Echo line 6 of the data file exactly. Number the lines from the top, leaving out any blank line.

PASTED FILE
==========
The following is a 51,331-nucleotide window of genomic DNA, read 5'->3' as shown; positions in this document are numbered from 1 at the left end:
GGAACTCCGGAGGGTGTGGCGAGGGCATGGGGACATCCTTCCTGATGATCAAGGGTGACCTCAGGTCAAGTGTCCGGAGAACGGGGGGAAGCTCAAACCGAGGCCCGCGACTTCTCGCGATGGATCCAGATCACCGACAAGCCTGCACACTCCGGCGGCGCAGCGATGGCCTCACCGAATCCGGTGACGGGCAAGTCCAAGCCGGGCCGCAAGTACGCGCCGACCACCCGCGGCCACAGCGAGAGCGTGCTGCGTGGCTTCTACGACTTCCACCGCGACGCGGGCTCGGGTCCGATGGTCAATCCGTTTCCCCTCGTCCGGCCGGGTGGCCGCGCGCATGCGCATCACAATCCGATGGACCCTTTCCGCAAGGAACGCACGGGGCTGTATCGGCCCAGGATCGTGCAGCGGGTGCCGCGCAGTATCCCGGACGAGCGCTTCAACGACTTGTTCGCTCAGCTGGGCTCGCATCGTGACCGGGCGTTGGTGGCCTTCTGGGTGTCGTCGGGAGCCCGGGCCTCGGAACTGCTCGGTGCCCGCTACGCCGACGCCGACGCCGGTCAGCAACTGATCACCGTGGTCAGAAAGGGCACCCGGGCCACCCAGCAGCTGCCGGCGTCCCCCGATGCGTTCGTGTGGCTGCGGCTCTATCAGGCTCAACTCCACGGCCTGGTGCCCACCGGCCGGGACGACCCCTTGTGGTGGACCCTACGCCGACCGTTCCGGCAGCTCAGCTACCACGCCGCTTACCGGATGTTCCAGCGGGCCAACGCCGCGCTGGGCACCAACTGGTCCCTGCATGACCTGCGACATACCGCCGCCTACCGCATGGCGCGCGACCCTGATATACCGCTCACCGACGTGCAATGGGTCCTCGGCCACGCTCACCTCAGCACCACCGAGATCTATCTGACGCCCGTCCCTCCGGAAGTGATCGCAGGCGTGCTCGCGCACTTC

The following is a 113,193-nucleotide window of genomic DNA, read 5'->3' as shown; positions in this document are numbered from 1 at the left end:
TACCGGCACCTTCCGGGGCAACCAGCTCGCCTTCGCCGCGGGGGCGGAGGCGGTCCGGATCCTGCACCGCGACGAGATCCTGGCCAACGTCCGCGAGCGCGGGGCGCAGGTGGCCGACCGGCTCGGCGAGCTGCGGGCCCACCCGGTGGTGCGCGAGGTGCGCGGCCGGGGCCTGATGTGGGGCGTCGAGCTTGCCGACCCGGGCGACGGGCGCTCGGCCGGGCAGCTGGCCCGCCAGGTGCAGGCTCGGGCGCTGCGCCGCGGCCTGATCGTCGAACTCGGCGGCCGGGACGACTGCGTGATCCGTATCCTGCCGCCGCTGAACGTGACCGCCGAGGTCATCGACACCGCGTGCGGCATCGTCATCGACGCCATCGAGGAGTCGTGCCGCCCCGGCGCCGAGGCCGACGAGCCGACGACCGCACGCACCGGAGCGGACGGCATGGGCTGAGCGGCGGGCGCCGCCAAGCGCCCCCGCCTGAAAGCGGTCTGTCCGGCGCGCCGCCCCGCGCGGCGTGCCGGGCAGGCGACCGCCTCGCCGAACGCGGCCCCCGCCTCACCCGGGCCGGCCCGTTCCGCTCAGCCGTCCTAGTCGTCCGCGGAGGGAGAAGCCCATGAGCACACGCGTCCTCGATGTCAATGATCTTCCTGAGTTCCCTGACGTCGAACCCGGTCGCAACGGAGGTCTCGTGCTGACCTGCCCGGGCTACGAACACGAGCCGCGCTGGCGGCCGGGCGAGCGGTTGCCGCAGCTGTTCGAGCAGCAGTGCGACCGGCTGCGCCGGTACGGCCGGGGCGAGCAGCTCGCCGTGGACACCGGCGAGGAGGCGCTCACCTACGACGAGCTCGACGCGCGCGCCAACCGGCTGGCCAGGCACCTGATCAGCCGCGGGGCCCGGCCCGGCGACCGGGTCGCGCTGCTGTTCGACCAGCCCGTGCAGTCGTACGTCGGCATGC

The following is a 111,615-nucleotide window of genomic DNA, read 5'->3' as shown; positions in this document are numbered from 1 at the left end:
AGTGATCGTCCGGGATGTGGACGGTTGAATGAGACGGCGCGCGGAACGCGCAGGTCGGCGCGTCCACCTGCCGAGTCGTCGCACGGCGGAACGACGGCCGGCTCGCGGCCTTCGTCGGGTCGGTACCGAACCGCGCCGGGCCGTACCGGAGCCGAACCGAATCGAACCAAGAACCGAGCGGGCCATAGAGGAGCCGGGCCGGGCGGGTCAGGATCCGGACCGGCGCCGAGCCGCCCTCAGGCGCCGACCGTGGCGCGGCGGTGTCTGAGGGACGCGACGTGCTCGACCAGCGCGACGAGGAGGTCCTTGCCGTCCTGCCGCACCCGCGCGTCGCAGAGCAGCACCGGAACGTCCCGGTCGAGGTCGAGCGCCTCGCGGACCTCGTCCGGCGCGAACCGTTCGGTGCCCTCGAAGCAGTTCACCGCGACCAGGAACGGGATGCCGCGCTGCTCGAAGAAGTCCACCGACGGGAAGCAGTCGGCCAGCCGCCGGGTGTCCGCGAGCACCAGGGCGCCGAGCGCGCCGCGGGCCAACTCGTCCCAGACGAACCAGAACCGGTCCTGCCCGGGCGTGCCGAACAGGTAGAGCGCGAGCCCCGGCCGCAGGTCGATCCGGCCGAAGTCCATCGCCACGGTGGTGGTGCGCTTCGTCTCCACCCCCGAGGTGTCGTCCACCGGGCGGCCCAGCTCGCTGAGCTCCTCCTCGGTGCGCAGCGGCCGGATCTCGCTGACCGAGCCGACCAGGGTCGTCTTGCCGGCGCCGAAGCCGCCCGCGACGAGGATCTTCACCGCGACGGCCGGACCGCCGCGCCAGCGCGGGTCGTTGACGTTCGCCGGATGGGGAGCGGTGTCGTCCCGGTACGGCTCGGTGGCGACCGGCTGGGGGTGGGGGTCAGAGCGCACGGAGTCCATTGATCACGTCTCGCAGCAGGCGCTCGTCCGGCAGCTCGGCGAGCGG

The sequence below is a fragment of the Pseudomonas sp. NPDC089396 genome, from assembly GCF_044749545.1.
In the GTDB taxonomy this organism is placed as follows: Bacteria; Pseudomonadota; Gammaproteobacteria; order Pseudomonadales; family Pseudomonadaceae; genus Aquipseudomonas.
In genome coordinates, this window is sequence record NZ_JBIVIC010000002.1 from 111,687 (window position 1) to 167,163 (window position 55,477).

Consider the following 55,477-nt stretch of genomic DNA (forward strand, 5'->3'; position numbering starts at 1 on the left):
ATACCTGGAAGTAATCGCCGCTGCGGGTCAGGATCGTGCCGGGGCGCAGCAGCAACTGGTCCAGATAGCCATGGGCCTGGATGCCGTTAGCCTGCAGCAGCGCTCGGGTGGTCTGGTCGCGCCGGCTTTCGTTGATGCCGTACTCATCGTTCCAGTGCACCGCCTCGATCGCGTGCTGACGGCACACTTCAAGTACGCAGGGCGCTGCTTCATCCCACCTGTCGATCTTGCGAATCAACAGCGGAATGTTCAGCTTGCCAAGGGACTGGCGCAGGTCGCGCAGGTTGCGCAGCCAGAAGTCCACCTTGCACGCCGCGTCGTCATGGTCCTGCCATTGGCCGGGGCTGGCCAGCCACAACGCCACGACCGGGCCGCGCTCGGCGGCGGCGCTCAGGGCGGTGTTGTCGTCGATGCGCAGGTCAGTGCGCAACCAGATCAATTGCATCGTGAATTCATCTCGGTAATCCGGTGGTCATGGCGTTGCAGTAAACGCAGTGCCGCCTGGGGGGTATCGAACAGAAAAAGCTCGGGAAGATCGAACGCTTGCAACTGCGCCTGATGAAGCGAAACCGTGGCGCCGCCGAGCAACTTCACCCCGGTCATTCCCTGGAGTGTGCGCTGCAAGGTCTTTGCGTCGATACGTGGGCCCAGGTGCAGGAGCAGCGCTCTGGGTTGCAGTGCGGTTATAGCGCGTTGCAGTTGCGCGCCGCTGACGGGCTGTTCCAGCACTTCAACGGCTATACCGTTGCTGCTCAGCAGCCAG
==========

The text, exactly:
AGTGATCGTCCGGGATGTGGACGGTTGAATGAGACGGCGCGCGGAACGCGCAGGTCGGCGCGTCCACCTGCCGAGTCGTCGCACGGCGGAACGACGGCCGGCTCGCGGCCTTCGTCGGGTCGGTACCGAACCGCGCCGGGCCGTACCGGAGCCGAACCGAATCGAACCAAGAACCGAGCGGGCCATAGAGGAGCCGGGCCGGGCGGGTCAGGATCCGGACCGGCGCCGAGCCGCCCTCAGGCGCCGACCGTGGCGCGGCGGTGTCTGAGGGACGCGACGTGCTCGACCAGCGCGACGAGGAGGTCCTTGCCGTCCTGCCGCACCCGCGCGTCGCAGAGCAGCACCGGAACGTCCCGGTCGAGGTCGAGCGCCTCGCGGACCTCGTCCGGCGCGAACCGTTCGGTGCCCTCGAAGCAGTTCACCGCGACCAGGAACGGGATGCCGCGCTGCTCGAAGAAGTCCACCGACGGGAAGCAGTCGGCCAGCCGCCGGGTGTCCGCGAGCACCAGGGCGCCGAGCGCGCCGCGGGCCAACTCGTCCCAGACGAACCAGAACCGGTCCTGCCCGGGCGTGCCGAACAGGTAGAGCGCGAGCCCCGGCCGCAGGTCGATCCGGCCGAAGTCCATCGCCACGGTGGTGGTGCGCTTCGTCTCCACCCCCGAGGTGTCGTCCACCGGGCGGCCCAGCTCGCTGAGCTCCTCCTCGGTGCGCAGCGGCCGGATCTCGCTGACCGAGCCGACCAGGGTCGTCTTGCCGGCGCCGAAGCCGCCCGCGACGAGGATCTTCACCGCGACGGCCGGACCGCCGCGCCAGCGCGGGTCGTTGACGTTCGCCGGATGGGGAGCGGTGTCGTCCCGGTACGGCTCGGTGGCGACCGGCTGGGGGTGGGGGTCAGAGCGCACGGAGTCCATTGATCACGTCTCGCAGCAGGCGCTCGTCCGGCAGCTCGGCGAGCGG